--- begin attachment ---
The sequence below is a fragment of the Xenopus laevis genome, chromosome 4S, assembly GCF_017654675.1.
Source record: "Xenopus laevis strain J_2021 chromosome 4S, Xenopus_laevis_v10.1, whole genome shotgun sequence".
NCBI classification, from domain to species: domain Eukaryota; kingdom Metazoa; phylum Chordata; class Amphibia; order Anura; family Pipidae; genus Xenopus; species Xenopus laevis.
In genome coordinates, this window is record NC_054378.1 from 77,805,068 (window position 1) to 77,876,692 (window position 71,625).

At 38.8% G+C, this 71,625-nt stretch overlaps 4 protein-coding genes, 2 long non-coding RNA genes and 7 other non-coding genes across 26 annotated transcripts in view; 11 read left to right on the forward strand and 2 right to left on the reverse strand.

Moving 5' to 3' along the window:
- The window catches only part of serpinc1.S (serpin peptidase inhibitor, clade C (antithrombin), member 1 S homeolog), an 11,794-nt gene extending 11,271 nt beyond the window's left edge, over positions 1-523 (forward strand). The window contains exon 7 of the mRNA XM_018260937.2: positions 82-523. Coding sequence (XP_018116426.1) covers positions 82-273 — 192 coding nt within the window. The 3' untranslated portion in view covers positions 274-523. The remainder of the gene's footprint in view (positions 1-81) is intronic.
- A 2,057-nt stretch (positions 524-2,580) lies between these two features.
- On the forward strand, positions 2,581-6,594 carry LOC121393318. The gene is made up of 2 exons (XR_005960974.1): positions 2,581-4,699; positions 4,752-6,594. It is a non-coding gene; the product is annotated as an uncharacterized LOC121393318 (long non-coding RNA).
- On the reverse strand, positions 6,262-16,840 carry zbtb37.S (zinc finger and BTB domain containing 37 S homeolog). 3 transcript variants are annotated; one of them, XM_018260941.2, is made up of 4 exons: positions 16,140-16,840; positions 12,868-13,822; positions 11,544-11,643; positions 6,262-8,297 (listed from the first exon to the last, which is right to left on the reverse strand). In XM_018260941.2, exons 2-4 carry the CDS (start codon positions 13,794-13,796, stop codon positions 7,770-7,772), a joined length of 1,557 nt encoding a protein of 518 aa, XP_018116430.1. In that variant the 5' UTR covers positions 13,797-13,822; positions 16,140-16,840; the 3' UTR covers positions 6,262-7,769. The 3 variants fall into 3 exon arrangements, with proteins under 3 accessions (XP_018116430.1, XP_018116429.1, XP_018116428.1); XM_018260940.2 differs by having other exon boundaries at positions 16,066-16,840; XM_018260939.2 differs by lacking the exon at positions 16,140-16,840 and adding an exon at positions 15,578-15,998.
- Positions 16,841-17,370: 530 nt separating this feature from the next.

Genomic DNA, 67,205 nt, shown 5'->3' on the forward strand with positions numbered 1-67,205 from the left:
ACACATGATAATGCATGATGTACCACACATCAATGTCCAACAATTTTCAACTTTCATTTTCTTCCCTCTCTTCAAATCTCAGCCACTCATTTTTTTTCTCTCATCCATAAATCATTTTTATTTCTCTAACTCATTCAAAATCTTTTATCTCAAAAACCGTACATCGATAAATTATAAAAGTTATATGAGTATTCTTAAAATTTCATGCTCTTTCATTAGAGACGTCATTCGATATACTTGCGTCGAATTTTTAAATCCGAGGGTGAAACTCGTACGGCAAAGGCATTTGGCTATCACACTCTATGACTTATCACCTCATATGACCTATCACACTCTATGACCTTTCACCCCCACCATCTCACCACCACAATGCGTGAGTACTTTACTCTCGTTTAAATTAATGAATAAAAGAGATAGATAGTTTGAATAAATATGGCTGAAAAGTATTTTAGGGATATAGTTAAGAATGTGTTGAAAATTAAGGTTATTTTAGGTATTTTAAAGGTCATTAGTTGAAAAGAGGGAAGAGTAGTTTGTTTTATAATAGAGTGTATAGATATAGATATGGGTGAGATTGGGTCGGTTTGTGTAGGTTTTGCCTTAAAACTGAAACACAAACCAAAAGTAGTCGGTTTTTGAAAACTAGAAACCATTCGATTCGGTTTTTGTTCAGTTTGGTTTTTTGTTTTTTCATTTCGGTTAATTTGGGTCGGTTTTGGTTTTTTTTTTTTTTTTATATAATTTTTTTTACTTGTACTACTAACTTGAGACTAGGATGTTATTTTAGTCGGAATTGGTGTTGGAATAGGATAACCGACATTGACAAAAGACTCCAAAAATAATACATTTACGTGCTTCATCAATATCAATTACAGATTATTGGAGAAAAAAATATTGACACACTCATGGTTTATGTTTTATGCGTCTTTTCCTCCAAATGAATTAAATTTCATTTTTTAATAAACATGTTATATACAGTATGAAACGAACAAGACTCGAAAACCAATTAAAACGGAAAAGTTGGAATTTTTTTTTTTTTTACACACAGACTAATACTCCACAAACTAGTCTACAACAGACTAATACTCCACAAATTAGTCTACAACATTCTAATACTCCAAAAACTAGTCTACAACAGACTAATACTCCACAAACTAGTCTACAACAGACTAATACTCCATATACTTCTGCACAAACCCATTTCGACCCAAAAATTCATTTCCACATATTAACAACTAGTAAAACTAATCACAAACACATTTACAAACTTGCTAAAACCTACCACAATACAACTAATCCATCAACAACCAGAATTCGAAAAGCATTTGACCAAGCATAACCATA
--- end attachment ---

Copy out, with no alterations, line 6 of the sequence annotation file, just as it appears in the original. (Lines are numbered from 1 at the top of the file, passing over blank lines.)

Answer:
Moving 5' to 3' along the window: